Hoped to secure "mutual guarantees of political independence and territorial integrity to great and small states alike"

38

Reparations

Payment for war damages placed upon Germany, blaming them for the start of the war

39

John J. Pershing

Commander of American forces in Europe; guided the creation of the American Expeditionary Force; trained millions of men into an effective fighting force

40

Vladimir Lenin

Led radical communists and staged a revolution and gained control of Russia; exposed secret treaties that Russia had made with other Allies in which they agreed to divide among themselves the empires of their enemies

41

Nicola Sacco and Bartolomeo Vanzetti

Italian immigrants and known anarchists; they were charged with shooting and killing 2 men during a holdup at a shoe factory in a town near Boston

42

Causes of labor strikes in 1919

Demanding rewards for their wartime patriotism, for higher wages, and shorter work days

43

Causes of the Red Scare

Caused by fear of communist, socialists, anarchists, immigrants, and radical labor

44

Global economic leader after WWI

US industry and business had made huge profits selling arms and other war material to the allies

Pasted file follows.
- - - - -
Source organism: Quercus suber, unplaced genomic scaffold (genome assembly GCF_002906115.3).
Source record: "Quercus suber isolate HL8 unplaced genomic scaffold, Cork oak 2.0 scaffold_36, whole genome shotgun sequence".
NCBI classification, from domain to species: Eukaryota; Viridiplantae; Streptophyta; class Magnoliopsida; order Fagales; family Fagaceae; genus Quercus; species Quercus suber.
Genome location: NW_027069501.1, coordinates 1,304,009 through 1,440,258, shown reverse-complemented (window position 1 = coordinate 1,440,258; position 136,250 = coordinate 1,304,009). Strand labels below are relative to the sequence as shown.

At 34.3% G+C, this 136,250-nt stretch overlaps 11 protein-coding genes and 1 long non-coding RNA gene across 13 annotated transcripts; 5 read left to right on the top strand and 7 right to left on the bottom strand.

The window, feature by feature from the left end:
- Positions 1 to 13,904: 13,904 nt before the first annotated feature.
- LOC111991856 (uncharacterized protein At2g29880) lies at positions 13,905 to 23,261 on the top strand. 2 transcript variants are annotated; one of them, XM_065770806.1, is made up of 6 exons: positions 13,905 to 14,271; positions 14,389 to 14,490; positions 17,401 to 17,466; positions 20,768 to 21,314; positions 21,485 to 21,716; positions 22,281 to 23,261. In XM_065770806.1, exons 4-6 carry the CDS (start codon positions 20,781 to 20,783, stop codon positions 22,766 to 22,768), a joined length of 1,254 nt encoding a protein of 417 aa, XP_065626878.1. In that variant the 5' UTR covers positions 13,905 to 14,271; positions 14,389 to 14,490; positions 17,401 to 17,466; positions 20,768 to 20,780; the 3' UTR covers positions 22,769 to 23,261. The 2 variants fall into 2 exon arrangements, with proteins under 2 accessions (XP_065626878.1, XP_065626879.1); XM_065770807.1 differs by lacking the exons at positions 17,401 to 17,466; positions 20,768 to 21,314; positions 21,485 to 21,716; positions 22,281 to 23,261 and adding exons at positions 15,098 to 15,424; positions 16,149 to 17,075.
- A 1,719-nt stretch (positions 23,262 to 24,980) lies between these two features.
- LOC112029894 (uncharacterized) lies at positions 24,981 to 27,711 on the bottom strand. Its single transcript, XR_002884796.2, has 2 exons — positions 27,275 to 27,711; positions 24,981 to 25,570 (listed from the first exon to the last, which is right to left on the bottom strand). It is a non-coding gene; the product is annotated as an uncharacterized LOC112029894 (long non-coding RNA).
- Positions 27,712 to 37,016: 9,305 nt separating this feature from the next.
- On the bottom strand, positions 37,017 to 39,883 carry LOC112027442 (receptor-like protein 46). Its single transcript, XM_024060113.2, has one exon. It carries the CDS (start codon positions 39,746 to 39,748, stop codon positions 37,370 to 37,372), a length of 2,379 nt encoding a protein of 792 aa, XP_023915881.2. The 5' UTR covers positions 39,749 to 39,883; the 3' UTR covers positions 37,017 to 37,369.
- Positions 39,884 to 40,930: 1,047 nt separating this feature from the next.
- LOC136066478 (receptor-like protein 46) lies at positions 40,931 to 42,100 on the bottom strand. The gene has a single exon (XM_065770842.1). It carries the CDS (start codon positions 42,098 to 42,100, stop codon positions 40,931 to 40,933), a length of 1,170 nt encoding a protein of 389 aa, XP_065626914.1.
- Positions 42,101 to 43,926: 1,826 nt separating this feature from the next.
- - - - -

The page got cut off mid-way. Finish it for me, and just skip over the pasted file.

45

Alsace-Lorraine

The territory France lost to Germany

46

Warren G. Harding's views vs. Woodrow Wilson's views

Harding knew that national elections seldom turned on a single issue; Harding campaigned for a rejection of Wilsonian idealism; He was tired of progressive reforms and foreign crusades; Wilson's view was to support both the League of Nations and his vision of the role the U.S. should play in the world

47

Postwar issues for farmers

During the war, the price of corn, wheat, cotton, cattle, and other agricultural goods had risen; after the war, prices fell sharply, making it difficult for farmers to pay their mortgages or buy what they needed for the next growing season

48

Influenza outbreak

Killed between 50 to 100 million people; originally a bird flu that mutated to spread to humans

49

Creditor Union

Other countries owed the United States more money than the United States owed them

50

Conscientious Objectors

People whose moral or religious beliefs forbid them to fight in wars